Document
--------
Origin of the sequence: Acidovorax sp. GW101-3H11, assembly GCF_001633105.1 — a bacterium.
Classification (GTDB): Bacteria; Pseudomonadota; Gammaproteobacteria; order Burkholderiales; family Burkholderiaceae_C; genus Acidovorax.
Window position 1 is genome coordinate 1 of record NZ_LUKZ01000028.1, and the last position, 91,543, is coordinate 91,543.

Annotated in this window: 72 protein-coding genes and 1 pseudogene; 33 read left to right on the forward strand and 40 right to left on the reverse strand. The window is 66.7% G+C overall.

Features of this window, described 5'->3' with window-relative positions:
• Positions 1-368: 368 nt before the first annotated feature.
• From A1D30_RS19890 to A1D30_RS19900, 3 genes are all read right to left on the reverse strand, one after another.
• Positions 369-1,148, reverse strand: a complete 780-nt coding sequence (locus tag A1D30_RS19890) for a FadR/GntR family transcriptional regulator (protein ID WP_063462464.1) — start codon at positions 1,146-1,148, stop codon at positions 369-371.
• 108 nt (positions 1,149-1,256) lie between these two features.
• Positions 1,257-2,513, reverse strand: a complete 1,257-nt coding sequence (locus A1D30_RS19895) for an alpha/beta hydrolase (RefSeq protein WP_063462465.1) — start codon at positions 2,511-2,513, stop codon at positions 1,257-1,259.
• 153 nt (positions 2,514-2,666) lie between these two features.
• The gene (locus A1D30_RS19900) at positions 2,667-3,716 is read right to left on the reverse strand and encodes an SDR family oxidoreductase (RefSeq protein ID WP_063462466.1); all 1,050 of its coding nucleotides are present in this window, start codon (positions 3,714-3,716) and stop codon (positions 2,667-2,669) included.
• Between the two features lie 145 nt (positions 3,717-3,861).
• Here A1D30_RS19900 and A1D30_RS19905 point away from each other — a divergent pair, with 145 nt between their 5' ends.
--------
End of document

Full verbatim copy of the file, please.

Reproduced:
Origin of the sequence: Acidovorax sp. GW101-3H11, assembly GCF_001633105.1 — a bacterium.
Classification (GTDB): Bacteria; Pseudomonadota; Gammaproteobacteria; order Burkholderiales; family Burkholderiaceae_C; genus Acidovorax.
Window position 1 is genome coordinate 1 of record NZ_LUKZ01000028.1, and the last position, 91,543, is coordinate 91,543.

Annotated in this window: 72 protein-coding genes and 1 pseudogene; 33 read left to right on the forward strand and 40 right to left on the reverse strand. The window is 66.7% G+C overall.

Features of this window, described 5'->3' with window-relative positions:
• Positions 1-368: 368 nt before the first annotated feature.
• From A1D30_RS19890 to A1D30_RS19900, 3 genes are all read right to left on the reverse strand, one after another.
• Positions 369-1,148, reverse strand: a complete 780-nt coding sequence (locus tag A1D30_RS19890) for a FadR/GntR family transcriptional regulator (protein ID WP_063462464.1) — start codon at positions 1,146-1,148, stop codon at positions 369-371.
• 108 nt (positions 1,149-1,256) lie between these two features.
• Positions 1,257-2,513, reverse strand: a complete 1,257-nt coding sequence (locus A1D30_RS19895) for an alpha/beta hydrolase (RefSeq protein WP_063462465.1) — start codon at positions 2,511-2,513, stop codon at positions 1,257-1,259.
• 153 nt (positions 2,514-2,666) lie between these two features.
• The gene (locus A1D30_RS19900) at positions 2,667-3,716 is read right to left on the reverse strand and encodes an SDR family oxidoreductase (RefSeq protein ID WP_063462466.1); all 1,050 of its coding nucleotides are present in this window, start codon (positions 3,714-3,716) and stop codon (positions 2,667-2,669) included.
• Between the two features lie 145 nt (positions 3,717-3,861).
• Here A1D30_RS19900 and A1D30_RS19905 point away from each other — a divergent pair, with 145 nt between their 5' ends.